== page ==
Abstract

OBJECTIVE. We sought to examine the nature and extent of agreement on cognitive symptoms reported by people aging with multiple sclerosis (MS) and their primary caregivers and the factors associated with disagreement.

METHOD. Data were generated from telephone interviews with 279 dyads of people with MS and their caregivers.

RESULTS. Eighty dyads (28.7%) disagreed about the presence of cognitive symptoms in the person with MS. Disagreeing dyads were of two types: a dyad in which the person with MS indicated no cognitive symptoms, but the caregiver did (41 dyads; 14.7%), and a dyad in which the person with MS indicated cognitive symptoms, but the caregiver did not (39 dyads, 14%). Multinomial regression showed that gender and the number of years the person with MS has experienced symptoms were associated with type of disagreement.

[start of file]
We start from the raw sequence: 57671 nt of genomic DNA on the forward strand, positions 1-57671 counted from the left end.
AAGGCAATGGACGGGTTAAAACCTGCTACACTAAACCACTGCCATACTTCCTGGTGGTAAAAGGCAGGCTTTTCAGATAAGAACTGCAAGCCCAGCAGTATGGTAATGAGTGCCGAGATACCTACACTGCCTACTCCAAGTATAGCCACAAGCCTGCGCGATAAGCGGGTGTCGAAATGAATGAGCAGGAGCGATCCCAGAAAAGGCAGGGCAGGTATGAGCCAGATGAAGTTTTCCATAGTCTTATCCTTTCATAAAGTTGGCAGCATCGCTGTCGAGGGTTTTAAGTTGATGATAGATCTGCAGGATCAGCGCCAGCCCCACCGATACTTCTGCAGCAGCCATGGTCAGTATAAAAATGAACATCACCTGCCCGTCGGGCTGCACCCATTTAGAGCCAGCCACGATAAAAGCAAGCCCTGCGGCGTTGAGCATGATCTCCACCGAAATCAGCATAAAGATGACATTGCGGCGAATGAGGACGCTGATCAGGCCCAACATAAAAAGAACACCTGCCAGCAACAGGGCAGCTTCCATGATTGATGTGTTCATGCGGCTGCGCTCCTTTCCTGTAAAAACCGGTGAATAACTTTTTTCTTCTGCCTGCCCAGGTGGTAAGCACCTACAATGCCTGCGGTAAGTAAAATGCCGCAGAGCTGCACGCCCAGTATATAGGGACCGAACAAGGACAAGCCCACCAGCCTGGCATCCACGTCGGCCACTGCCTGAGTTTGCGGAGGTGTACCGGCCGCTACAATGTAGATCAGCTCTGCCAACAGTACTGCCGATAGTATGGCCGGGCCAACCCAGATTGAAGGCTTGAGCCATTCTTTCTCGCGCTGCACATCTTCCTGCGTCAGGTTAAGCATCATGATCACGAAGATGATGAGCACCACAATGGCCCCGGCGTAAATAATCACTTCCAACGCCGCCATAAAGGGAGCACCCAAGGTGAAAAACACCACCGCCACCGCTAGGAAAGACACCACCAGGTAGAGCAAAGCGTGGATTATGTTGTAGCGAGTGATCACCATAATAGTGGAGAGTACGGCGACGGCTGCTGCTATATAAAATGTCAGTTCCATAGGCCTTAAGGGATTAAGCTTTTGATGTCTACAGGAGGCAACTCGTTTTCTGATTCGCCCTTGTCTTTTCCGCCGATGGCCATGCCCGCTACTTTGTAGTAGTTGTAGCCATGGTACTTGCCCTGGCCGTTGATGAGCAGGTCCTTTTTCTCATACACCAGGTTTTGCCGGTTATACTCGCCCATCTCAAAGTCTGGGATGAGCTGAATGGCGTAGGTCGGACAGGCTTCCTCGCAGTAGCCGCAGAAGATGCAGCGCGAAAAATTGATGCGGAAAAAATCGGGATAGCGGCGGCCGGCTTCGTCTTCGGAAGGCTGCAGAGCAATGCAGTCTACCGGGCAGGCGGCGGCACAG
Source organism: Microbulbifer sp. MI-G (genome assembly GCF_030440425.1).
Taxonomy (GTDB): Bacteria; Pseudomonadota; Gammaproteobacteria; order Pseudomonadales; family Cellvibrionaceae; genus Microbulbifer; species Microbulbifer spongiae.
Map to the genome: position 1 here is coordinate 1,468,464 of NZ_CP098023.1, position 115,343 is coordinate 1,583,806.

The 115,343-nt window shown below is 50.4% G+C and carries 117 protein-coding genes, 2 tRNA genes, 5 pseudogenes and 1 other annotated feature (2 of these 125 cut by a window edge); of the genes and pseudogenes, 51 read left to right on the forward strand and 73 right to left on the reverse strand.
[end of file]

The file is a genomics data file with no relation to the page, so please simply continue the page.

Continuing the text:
CONCLUSION. The results point to the importance of discussing cognitive symptoms with people with MS and their caregivers.

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